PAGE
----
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Mexico ‘Better Prepared’ for Europe Crisis, Rodriguez Says

Mexico's Deputy Finance Minister Gerardo Rodriguez
Mexico is seeking to protect its economy from a worsening of the European debt crisis by stepping up measures to help keep money in the country, said Deputy Finance Minister Gerardo Rodriguez. Photographer: Jin Lee/Bloomberg

June 3 (Bloomberg) -- Mexico is seeking to protect its economy from a worsening of the European debt crisis by stepping up measures to help keep money in the country, said Deputy Finance Minister Gerardo Rodriguez.

The nation is boosting foreign reserves, extending local debt maturities and limiting how much money banks can lend to their parent companies abroad or at home, Rodriguez said in an interview at Bloomberg’s headquarters in New York. Spain’s two biggest banks, Banco Santander SA and Banco Bilbao Vizcaya Argentaria SA, own two of Mexico’s four largest financial institutions.

“We are a lot better prepared, especially relative to other countries, for a situation that could deteriorate externally,” said Rodriguez, 38. “All this points to a broad framework of creating additional spaces for a potential adverse scenario going forward. That’s what we are here for -- to prepare for negative scenarios.”

Mexican policy makers are bracing for a potential crisis three years after the global financial crash sparked a 20 percent plunge in the peso, drained more than 15 percent of the nation’s foreign reserves and sank the economy into its deepest recession since 1995. The economy rebounded last year to grow 5.4 percent, the fastest pace in a decade, and the government predicts an expansion of 4 percent to 5 percent this year.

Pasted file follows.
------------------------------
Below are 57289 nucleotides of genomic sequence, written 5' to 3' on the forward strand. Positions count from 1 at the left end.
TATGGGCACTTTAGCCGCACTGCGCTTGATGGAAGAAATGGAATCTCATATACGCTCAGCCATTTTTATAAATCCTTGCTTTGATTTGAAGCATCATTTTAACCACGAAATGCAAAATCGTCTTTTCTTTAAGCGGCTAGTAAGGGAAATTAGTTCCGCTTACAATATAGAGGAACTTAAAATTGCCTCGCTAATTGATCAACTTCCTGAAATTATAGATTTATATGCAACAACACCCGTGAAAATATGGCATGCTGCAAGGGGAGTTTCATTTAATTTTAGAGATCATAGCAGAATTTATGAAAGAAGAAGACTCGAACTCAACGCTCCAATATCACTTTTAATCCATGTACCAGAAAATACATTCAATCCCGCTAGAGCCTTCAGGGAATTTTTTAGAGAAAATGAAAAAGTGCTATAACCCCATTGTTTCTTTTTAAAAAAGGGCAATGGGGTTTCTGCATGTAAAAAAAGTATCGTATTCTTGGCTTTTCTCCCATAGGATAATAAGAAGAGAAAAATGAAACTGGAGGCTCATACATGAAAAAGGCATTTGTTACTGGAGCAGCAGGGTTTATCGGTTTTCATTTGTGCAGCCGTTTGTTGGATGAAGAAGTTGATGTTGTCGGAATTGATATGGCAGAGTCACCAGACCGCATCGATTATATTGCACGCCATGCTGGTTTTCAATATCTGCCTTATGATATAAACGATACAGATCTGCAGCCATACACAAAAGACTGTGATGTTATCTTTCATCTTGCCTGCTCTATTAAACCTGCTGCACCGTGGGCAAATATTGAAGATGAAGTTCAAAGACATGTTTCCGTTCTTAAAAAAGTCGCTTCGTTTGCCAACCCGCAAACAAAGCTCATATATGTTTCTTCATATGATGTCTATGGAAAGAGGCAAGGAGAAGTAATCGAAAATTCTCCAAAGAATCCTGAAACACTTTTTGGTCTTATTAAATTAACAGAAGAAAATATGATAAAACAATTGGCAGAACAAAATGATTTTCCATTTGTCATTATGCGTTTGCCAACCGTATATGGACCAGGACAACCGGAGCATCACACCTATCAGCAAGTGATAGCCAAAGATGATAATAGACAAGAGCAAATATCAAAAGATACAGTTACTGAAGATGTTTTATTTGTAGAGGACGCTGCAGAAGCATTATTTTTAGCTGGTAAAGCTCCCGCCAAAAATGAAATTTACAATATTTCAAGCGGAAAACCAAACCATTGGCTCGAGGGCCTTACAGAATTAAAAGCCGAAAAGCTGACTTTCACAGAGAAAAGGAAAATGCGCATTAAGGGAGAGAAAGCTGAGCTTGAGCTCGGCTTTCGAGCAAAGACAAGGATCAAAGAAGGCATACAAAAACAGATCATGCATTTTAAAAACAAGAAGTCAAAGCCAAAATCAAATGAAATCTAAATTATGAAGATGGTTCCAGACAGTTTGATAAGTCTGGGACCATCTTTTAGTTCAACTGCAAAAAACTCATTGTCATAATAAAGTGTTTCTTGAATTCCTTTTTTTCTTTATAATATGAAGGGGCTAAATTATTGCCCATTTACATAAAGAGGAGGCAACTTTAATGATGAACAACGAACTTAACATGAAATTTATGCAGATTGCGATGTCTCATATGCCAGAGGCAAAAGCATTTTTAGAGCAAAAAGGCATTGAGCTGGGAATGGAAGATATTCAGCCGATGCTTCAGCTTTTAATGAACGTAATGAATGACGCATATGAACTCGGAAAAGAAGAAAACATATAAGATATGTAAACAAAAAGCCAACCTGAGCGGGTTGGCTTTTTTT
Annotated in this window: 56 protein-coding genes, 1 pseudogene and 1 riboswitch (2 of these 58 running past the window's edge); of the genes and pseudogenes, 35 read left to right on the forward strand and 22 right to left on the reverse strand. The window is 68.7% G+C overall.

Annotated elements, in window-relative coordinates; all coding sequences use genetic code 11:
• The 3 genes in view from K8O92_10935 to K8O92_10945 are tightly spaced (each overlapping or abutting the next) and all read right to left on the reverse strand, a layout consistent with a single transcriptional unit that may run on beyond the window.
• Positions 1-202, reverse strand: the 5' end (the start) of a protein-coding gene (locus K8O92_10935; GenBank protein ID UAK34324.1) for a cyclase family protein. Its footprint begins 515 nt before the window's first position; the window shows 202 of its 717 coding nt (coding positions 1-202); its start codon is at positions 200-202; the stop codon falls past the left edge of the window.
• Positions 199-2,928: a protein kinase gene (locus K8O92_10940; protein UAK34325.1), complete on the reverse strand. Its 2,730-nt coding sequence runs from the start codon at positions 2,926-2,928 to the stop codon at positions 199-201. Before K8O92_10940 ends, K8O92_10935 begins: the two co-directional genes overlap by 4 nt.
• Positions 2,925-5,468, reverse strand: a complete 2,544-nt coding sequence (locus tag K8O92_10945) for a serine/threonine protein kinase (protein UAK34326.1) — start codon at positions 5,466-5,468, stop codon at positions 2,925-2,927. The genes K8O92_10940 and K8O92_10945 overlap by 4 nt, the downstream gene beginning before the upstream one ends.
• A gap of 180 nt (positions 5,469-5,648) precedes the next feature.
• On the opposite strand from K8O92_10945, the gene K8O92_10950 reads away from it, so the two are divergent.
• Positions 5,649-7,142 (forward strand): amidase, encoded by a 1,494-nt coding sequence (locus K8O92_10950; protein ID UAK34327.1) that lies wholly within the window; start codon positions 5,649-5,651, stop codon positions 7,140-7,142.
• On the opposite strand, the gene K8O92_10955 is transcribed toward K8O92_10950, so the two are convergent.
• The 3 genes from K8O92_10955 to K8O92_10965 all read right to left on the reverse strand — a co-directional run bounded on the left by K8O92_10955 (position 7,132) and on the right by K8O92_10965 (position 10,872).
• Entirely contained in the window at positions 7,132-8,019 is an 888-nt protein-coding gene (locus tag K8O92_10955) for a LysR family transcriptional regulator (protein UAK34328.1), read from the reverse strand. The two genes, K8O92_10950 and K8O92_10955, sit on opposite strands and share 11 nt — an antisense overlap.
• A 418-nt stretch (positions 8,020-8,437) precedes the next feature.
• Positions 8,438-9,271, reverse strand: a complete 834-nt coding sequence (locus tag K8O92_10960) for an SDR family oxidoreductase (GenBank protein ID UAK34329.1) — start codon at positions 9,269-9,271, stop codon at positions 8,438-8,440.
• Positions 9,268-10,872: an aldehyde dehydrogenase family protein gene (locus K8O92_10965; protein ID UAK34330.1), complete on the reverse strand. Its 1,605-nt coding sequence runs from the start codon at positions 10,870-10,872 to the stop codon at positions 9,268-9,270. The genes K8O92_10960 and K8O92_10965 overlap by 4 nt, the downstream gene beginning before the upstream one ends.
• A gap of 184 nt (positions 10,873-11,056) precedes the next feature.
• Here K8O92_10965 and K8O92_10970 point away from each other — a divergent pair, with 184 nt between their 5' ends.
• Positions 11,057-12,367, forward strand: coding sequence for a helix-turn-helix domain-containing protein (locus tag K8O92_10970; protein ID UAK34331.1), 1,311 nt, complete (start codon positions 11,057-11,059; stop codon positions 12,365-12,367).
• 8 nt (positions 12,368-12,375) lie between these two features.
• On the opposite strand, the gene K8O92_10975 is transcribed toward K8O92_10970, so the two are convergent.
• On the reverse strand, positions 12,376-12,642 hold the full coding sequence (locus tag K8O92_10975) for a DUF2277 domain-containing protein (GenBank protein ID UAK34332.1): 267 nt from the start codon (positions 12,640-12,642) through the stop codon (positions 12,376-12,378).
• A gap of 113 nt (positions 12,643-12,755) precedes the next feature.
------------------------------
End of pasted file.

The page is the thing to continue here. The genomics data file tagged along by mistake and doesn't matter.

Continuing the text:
While countries from China to Brazil raise borrowing costs to combat inflation, Mexico is the only major Latin American country that hasn’t raised rates this year. Mexican annual inflation was 3.3 percent in mid-May, near a five-year low of 3.04 percent reached in March.

Mexican Inflation

“The context around inflation for Mexico is very, very good from any angle you want to look at it,” Rodriguez said.

The extra yield investors demand to hold Mexican government dollar bonds instead of U.S. Treasuries fell two basis points to 141 at 10:55 a.m. New York time, according to JPMorgan Chase & Co. The yield on Mexico’s benchmark 10 percent peso bond due 2024 has fallen 11 basis points this year, or 0.11 percentage point, to 7.06 percent, according to Banco Santander SA.

The peso weakened 0.5 percent to 11.6889 per dollar today. The currency has gained 5.6 percent in 2011, the second-most among Latin American currencies tracked by Bloomberg, trailing Colombia’s peso.

Mexico reduced how much domestic banks can lend to parent companies to 25 percent of their capital from 50 percent and is extending debt maturities in local markets to an average of about 7.9 years by year end, Rodriguez said.

The country is also boosting foreign reserve accumulations to prepare for economic deteriorations in Europe or elsewhere that may happen in the short term, Rodriguez said.

Reserves rose to a record $127.9 billion in the week ending May 27, Mexico’s central bank said May 31 in an e-mailed statement. They fell to below $73 billion in August 2009 from over $86 billion in July 2008, according to the central bank.

To contact the reporters on this story: Boris Korby in New York at

To contact the editor responsible for this story: David Papadopoulos at

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